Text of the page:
I have seen a couple of Rossington '59 Les Paul Standards that appeared to have......drum role....... Brazilian rosewood fingerboards. No "chiz"! I base this opinion on the clear resemblance of these undocumented Rossington fingerboards to the look and feel of the vintage Brazilian rosewood fingerboards on my 1958 Les Paul Junior SC and my 1960 ES-330 TD. I also owned a Brazilian PRS McCarty LE as well, as a reference piece. To the trained eye, I believe it's possible to determine the type/species of wood used for guitar fingerboards, necks, and bodies. For example, some folks claim to be able to distinguish between eastern hardrock maple and western maple on looks alone.
 

ufboy73

Member
Joined
Oct 14, 2008
Messages
827
i mean this as an honest question - following your logical assetion 'why gibson would choose to use valuable stocks of Brazilian rosewood on the lower cost, lightly aged Rossington SG...'

why would Gibson choose to use valuable stocks of Brazilian rosewood without marketing and charging an associated premium for it on any guitar?

i mean, i cant believe Gibson decision makers would be such Rossington loving fans that they would say 'lets make this run REALLY special and sneak some Brazzy boards in there without telling the customers'

what is the motivation for such a thing - I dont know all the disclosure reqts, etc. - so just trying to understand why this might have happened in this way.
 

marshall1987

Well-known member
Joined
Jan 30, 2005
Messages
3,270
i mean this as an honest question - following your logical assetion 'why gibson would choose to use valuable stocks of Brazilian rosewood on the lower cost, lightly aged Rossington SG...'

why would Gibson choose to use valuable stocks of Brazilian rosewood without marketing and charging an associated premium for it on any guitar?

i mean, i cant believe Gibson decision makers would be such Rossington loving fans that they would say 'lets make this run REALLY special and sneak some Brazzy boards in there without telling the customers'

what is the motivation for such a thing - I dont know all the disclosure reqts, etc. - so just trying to understand why this might have happened in this way.

Good question........just consider this hypothetical scenario: perhaps the so-called Brazilian rosewood in question was undocumented and the proper paperwork trail could not be validated. Given that, what idiot would publicly admit to manufacturing guitars with illegal Brazilian rosewood? Also, isn't Gibson a member of the Rain Forest Alliance and held to its strict import regulations and policies? How would it look if they were suspected of circumventing the CITES regulations? I'm not saying that Gibson willingly built guitars using undocumented Brazilian rosewood. But with the volume of wood they have in inventory, pieces can be misplaced, mis-labled, or "lost" in the huge warehouse. Many factory workers handle the wood used for making guitars. People make mistakes.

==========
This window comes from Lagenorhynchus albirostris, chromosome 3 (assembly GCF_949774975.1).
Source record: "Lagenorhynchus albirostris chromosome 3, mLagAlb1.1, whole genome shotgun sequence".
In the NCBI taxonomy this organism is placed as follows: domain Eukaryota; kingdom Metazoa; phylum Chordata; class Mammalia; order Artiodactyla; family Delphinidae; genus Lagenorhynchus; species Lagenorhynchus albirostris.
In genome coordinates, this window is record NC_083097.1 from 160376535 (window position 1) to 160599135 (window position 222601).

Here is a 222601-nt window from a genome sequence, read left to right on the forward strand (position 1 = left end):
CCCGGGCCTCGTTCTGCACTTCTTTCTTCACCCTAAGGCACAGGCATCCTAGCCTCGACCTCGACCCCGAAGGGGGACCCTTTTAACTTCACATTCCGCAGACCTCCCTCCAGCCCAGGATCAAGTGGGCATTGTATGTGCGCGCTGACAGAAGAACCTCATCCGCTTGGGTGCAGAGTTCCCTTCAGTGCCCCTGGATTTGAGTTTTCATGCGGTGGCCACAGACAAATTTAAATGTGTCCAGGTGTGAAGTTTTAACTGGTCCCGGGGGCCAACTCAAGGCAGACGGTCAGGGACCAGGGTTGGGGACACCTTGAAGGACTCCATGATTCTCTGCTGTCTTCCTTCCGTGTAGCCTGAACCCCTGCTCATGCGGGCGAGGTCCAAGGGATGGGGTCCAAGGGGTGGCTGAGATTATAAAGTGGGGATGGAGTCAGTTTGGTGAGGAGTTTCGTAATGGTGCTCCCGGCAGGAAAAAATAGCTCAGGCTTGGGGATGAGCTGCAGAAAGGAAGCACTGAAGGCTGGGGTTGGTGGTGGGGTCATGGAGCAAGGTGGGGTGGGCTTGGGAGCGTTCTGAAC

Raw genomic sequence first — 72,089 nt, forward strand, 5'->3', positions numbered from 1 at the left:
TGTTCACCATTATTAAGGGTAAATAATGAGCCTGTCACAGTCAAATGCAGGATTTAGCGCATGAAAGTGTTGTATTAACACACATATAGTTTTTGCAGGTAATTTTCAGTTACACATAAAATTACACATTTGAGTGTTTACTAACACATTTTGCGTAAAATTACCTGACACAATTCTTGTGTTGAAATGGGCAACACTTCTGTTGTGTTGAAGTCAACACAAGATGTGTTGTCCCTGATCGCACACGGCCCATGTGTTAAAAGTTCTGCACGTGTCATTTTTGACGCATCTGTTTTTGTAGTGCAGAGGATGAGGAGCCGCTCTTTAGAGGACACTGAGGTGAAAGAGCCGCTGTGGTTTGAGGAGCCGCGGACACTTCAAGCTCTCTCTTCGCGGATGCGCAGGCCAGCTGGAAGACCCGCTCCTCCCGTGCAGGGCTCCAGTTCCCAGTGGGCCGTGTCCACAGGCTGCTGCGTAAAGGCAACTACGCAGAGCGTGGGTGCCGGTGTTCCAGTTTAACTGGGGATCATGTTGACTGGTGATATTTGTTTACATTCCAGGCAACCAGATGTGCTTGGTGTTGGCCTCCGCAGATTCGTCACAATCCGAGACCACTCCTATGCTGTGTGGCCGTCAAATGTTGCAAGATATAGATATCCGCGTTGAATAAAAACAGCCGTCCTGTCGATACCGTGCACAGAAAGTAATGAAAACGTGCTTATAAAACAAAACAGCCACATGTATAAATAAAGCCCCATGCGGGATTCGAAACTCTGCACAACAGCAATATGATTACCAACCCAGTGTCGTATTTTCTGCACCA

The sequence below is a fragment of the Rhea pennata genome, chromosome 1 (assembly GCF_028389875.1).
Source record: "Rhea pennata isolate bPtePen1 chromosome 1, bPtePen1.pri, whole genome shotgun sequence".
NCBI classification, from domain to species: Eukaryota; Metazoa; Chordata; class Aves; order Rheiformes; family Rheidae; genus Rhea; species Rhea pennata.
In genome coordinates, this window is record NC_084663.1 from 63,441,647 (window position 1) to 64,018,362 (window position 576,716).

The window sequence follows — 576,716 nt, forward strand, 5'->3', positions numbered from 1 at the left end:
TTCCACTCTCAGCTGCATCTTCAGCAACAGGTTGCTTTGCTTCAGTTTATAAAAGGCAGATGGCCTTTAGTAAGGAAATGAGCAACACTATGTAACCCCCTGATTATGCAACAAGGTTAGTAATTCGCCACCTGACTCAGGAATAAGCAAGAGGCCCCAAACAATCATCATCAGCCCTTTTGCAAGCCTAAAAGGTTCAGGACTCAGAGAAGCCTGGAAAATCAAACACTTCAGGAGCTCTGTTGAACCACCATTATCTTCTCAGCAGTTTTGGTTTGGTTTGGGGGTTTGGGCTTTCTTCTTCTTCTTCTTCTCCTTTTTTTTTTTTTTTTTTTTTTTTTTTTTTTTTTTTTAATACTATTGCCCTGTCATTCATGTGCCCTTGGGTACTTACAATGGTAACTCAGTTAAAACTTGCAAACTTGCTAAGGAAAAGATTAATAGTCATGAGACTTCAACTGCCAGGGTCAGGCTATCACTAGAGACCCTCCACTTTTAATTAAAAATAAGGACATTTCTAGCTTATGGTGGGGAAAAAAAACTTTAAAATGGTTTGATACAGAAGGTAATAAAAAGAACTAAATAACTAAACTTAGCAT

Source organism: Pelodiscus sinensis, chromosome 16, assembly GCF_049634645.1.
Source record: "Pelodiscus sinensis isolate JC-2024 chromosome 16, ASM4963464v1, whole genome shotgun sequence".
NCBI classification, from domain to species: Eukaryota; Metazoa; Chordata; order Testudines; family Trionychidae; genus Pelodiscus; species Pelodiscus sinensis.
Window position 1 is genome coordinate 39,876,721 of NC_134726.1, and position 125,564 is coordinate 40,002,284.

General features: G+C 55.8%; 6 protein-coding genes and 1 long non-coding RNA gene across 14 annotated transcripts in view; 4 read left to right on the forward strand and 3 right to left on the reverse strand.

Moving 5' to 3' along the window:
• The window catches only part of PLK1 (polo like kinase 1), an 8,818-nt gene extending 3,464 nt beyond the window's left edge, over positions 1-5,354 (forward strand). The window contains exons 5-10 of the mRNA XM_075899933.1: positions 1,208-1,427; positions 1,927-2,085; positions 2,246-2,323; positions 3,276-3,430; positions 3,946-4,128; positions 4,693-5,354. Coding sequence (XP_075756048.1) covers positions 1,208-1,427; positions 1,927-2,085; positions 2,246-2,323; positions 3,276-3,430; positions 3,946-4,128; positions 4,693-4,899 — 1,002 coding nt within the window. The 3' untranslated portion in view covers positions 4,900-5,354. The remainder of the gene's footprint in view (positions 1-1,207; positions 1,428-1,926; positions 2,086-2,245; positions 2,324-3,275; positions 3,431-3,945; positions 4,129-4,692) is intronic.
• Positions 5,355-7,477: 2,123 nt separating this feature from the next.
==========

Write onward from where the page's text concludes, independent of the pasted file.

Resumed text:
So, is really that far-fetched to entertain the notion that a few custom guitar shops, cabinet and furniture makers, may have used imported hardwood in the past which was not legally obtained or documented? Would they admit it publicly? No way!

Most manufacturers of expensive musical instruments, furniture, and cabinets, take pride in their products and will go the extra mile to offer their customer a product(s) with unique features, build quality, and select wood stocks. It's a very competitive out there and companies go through hard times or close their doors all too frequently. Let me ask you this....... Have you been in a Fortune 500 corporation's Board Room lately? Pretty nice furniture, huh? I wonder where that gorgeous mahogany table came from?
 

ufboy73

Member
Joined
Oct 14, 2008
Messages
827
Let me ask you this....... Have you been in a Fortune 500 corporation's Board Room lately? Pretty nice furniture, huh? I wonder where that gorgeous mahogany table came from?

:)

i have no doubt that they may have had undocumented wood - i just dont know whats in it for them to use it on a run, other than your giving customers something special hypothesis. in talking to some of these guys though (i.e. guys associated with developing and marketing signature runs), although they are certainly customer aware, they also are mindful of the customers who bought the other signature runs that this brazilian rosewood would NOT have been used on...if you know what i mean.

at any rate, since there is no documentation of this stuff, i guess its always going to remain in the realm of speculation - and thats cool :)
 

Steve Craw

Formerly Lefty Elmo
Joined
Sep 9, 2004
Messages
5,237
Since Rossingtons started out as R8s, I think IF there are any with brazilian boards it would be that braz was being used on R8s in 2003.
 

marshall1987

Well-known member
Joined
Jan 30, 2005
Messages
3,270
Since Rossingtons started out as R8s, I think IF there are any with brazilian boards it would be that braz was being used on R8s in 2003.

Now that makes perfect sense.

Also please consider this brief examination of the Rossington Les Paul Standards which identifies and/or touches upon some of the challenges Gibson may have faced in bringing the guitar to market: (1) Gary Rossington's approval of the limited run; (2) R/D and development of the guitar's specifications; (3) official inauguration & press release; (4) factory ordering & production; (4) hardware/pickup selection & in-house aging; (5) unique Rossington accessories; and, (6) Tom Murphy custom relic treatment /finish aging.

The Rossington Les Pauls were NOT originally spec'd for Brazilian rosewood fingerboards in the pre-release announcements at NAMM, or to the Gibson dealers and customers. Therefore, it's unlikely they would do a "180" and modify the guitar's specifications to include a limited number w/ Brazilian rosewood fingerboards in midstream. It's possible in 2002, Gibson simply could not, or would not, commit to specifying Brazilian rosewood fingerboards on a Signature guitar run that would take several years to complete. With regard to the 75 Rossington SG/Les Pauls w/ confirmed Brazilian rosewood fingerboards.......who knows why Gibson put Brazilian rosewood fingerboards on those guitars. It's a mystery to me.